Monday, March 31, 2014

Expert’s Reasonable Royalty Analysis May Not Include “Price Effect”

The court granted defendant's motion to exclude the opinions of plaintiff's compensatory damages expert regarding the "price effect" on a reasonable royalty. "[Plaintiff's expert] attributes more than half of his reasonable royalty rate, $71, to what he calls the 'price effect.' As [he] describes it, 'the pricing effect is based on [plaintiff's] initial and subsequent pricing being lower than its intended pricing. In the event [plaintiff] could have sold its valves at the intended higher prices, and [it] expected higher prices without [defendant] in the market, these otherwise higher prices are additional profits [plaintiff] would have been licensing out and are attributable to the Accused Products.'. . . [Plaintiff's expert] does not have the proper foundation to conclude that [plaintiff] would have made every sale that [defendant] did at its intended higher price. . . . [T]he 'price effect' is twice as large as the value that [he] attributes to the patented product. [Plaintiff's expert] is attempting to use the label 'price effect' to cover what appears to be lost profits. . . . For these reasons, [the expert] cannot include the 'price effect' in his reasonable royalty analysis."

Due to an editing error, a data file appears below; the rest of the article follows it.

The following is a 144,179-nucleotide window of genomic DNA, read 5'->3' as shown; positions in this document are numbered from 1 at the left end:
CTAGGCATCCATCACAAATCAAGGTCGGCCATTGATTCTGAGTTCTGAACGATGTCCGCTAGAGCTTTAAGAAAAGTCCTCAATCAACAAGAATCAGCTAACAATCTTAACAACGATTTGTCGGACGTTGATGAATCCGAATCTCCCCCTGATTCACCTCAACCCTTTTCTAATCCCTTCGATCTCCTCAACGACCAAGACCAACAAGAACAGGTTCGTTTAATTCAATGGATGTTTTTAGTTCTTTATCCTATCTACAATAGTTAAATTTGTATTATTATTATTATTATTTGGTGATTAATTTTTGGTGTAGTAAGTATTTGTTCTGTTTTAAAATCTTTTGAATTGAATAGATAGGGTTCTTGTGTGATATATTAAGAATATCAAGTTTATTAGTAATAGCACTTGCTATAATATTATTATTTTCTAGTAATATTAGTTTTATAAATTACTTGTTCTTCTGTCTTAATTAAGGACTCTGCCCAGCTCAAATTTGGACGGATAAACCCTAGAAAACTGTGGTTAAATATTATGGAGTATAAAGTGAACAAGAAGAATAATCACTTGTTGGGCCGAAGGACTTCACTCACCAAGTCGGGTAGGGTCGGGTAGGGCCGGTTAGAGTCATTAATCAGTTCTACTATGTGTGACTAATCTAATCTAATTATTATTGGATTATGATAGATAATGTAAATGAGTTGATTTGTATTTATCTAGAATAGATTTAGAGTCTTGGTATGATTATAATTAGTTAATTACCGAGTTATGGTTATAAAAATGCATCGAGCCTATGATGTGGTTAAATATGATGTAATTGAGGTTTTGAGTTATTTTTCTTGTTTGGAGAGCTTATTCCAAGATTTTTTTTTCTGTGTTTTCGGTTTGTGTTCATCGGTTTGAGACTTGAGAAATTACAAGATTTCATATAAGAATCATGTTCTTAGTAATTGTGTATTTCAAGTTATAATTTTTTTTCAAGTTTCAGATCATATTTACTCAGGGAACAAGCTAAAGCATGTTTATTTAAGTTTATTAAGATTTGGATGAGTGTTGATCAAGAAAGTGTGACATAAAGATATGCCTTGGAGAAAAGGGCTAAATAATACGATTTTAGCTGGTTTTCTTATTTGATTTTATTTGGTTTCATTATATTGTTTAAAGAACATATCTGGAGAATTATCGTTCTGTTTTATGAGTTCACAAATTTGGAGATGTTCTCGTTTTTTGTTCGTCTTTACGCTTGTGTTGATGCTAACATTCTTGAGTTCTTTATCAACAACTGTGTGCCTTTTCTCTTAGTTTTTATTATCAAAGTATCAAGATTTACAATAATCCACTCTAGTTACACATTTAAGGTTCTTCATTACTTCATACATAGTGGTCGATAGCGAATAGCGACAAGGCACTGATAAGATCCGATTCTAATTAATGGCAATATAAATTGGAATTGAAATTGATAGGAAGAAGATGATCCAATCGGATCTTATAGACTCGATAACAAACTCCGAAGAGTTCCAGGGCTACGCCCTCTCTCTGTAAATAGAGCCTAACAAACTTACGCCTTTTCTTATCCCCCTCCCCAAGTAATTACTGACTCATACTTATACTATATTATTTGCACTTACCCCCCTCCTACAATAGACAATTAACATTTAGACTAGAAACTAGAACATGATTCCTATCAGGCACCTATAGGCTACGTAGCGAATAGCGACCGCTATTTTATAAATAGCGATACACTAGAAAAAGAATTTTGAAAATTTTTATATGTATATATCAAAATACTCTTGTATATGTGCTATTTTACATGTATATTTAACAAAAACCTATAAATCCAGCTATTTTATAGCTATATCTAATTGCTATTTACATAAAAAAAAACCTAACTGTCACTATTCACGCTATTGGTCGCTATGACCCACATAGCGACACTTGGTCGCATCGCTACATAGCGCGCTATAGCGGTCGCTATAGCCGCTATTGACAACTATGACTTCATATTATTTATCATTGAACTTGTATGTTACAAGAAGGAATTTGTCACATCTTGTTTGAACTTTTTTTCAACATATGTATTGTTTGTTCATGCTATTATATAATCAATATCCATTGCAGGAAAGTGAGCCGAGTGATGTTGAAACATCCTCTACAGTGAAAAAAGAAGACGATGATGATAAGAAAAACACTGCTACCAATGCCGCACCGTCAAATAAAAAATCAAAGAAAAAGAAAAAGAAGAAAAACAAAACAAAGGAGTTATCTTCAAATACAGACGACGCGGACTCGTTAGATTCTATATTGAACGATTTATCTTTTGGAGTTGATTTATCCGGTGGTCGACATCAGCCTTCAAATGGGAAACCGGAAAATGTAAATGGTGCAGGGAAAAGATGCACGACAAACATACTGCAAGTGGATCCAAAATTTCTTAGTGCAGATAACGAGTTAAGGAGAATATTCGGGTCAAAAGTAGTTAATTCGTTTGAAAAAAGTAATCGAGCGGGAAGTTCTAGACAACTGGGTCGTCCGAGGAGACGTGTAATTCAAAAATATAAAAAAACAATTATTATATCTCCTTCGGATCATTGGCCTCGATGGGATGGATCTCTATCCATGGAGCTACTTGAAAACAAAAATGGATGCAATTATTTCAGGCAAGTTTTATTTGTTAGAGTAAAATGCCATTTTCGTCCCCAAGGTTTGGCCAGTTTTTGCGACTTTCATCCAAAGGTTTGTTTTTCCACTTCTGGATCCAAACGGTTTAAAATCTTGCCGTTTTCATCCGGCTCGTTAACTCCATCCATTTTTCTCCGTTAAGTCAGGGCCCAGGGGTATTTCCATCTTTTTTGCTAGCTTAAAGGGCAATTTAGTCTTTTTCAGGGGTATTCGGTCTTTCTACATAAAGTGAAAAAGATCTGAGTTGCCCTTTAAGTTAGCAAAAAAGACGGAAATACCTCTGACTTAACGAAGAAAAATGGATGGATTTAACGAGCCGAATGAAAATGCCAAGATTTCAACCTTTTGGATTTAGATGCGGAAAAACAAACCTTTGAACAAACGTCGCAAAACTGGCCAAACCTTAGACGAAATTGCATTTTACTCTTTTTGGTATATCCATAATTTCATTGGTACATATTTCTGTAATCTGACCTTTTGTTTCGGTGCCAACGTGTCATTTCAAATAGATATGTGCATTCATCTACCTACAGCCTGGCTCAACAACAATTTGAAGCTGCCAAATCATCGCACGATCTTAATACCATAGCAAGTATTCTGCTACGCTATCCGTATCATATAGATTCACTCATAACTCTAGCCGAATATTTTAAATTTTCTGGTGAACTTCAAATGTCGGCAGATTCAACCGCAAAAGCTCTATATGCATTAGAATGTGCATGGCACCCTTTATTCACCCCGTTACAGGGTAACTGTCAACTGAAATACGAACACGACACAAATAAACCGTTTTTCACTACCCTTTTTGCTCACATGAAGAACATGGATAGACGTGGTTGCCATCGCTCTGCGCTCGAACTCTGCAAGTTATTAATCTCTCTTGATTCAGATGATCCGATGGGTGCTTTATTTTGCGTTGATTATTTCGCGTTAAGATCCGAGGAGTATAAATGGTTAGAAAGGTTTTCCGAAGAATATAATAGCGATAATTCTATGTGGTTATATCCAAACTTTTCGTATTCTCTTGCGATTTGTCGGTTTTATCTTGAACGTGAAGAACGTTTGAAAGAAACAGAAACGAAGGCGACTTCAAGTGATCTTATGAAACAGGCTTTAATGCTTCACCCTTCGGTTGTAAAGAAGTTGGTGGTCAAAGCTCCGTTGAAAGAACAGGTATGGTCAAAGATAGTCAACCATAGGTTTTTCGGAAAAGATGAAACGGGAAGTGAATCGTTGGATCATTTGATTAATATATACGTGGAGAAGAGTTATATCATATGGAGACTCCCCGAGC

Sloan Valve Company v. Zurn Industries, Inc., et al, 1-10-cv-00204 (ILND March 26, 2014, Order) (St. Eve, J.)

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